What makes deep dish pizza different? For starters, it is more like pie than what most people would think of as a pizza. Instead of having a light flour crust that is thrown through the air, deep dish crust is made of olive oil and cornmeal and covers the inside of a deep round pan. Then it is put in the oven and parbaked before the ingredients are loaded in. This allows the crust to be a bit crispy, almost like it’s fried. To me, the crust is an essential part of the pizza. If you have a bad crust, it can change the whole ballgame. Baking the crust first, allows it to support the ingredients later. Next, a layer of cheese is put down before the other ingredients fill up the pan. When it comes to choosing a meat to put on deep dish pizza – sausage is king. Pepperoni seems to get lost in the pool of cheese. Veggies are good, but you have to have a lot of them to make the pizza anything more than a cheese pie. Spinach usually works well for that purpose. Finally, the pizza is topped with tomato sauce and put back in the oven to bake until nice and warm. It’s perfect if the cheese is bubbling up through the layer of sauce.

Once the pizza is out, it’s time to eat – with a fork and knife. (I can hear New Yorkers crying “sacrilegious” as I type this.) I told you at the beginning, deep dish is a little different. This pizza is an experience. It’s heavy as a brick when it comes to your table. That doesn’t stop us from eating it. It’s worth every calorie. A fork helps.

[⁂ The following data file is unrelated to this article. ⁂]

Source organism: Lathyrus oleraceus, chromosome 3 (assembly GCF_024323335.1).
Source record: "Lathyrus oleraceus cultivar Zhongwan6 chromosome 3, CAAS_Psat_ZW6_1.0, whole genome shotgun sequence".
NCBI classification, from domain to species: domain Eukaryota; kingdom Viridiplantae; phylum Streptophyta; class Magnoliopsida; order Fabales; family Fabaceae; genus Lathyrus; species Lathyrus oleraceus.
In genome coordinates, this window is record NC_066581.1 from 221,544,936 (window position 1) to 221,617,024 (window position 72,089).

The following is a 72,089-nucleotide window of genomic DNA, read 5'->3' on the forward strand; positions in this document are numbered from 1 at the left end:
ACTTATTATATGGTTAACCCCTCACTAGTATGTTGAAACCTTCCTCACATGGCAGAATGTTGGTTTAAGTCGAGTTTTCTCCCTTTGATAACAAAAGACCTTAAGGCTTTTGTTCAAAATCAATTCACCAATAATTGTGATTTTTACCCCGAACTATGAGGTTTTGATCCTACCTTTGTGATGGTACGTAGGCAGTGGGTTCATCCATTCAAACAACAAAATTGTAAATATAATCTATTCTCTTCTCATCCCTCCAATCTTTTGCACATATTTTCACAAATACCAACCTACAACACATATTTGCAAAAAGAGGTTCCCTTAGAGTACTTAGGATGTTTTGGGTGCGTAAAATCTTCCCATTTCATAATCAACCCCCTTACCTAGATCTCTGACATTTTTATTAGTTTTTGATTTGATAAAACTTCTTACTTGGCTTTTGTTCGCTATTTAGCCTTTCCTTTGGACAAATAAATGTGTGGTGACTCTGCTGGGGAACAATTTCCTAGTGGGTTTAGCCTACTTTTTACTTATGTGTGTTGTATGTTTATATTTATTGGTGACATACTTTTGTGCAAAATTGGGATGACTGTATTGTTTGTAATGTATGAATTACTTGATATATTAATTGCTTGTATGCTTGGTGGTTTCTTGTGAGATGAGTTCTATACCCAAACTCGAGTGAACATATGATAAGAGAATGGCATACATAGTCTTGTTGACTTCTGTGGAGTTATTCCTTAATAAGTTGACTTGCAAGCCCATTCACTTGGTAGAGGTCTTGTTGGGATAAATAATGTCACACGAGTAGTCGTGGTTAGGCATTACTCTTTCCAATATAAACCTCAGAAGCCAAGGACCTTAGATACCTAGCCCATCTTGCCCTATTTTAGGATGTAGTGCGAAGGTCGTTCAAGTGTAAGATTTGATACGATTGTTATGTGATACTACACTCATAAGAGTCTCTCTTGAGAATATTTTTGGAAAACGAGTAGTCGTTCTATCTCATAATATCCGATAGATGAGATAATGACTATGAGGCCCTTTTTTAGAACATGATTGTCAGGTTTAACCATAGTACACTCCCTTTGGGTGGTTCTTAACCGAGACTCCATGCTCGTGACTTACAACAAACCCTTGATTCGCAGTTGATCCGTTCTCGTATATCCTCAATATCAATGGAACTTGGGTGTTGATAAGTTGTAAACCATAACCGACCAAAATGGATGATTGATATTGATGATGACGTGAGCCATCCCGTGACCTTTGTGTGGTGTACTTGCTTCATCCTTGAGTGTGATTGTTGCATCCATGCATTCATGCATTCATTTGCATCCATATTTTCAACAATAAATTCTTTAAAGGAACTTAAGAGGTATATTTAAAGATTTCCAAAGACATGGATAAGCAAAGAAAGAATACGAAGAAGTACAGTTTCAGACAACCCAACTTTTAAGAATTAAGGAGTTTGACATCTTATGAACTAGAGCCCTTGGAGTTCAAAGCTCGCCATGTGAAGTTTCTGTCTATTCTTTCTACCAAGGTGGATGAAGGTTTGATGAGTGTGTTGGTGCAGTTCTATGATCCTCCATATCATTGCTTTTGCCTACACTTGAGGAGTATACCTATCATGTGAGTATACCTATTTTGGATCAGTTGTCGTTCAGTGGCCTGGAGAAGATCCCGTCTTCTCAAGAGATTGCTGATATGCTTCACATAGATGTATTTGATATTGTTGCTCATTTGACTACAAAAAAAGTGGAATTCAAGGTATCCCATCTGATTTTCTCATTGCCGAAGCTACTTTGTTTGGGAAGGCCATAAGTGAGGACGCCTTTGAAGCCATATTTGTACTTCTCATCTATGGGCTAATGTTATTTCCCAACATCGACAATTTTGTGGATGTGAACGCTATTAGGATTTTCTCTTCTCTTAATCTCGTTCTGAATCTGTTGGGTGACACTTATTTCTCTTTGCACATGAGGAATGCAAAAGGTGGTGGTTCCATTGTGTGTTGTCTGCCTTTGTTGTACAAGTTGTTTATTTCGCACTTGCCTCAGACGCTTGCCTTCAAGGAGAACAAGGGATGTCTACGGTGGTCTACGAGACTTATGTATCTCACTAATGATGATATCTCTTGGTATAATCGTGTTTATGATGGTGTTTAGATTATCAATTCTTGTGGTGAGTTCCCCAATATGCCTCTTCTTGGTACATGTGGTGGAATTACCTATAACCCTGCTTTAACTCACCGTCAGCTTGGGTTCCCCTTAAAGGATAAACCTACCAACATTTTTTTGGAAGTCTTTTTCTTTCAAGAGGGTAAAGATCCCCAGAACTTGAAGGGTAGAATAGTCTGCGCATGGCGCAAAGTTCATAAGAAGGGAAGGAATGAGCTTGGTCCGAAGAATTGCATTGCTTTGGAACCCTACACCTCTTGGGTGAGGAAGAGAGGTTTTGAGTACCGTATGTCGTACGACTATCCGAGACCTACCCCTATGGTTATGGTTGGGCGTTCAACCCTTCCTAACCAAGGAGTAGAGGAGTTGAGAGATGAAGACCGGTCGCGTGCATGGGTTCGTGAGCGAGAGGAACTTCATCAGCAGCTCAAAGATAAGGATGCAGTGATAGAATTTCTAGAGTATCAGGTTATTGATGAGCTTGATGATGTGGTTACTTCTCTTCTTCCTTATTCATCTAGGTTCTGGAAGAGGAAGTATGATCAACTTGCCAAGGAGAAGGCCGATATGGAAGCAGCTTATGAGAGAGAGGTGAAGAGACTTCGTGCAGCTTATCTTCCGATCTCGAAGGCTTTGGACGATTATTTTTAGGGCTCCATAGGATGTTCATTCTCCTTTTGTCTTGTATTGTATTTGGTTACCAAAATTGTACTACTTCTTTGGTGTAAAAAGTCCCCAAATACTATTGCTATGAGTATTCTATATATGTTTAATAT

Deep Dish Pizza is a reflection of the town it’s made in; the city of broad shoulders. Chicagoans are tough, no-nonscense people. We have to be to both put up with and form our corrupt city government. Eating thin crust pizza all the time wouldn’t mesh well with our cultural identity. Think about it. Al Capone eating a pizza he folds in half or eating a pizza that if he threw it, could leave a dent in your car? (Just kidding, it’s not that heavy!) This is a pizza that can’t be eaten on the go. You have to stop and sit down to eat it. Chicago is a major city and is always moving, but we will always stop for good food.

Fun Fact – Chicagoans are both attached to and proud of their deep dish pizza. Many restaurants here offer shipping of their pizza to anywhere in the United States. This means that when people move away they can still get their Lou Malnati’s fix. For those of us still in the city, we can send it to friends around the country who don’t believe it until they taste it.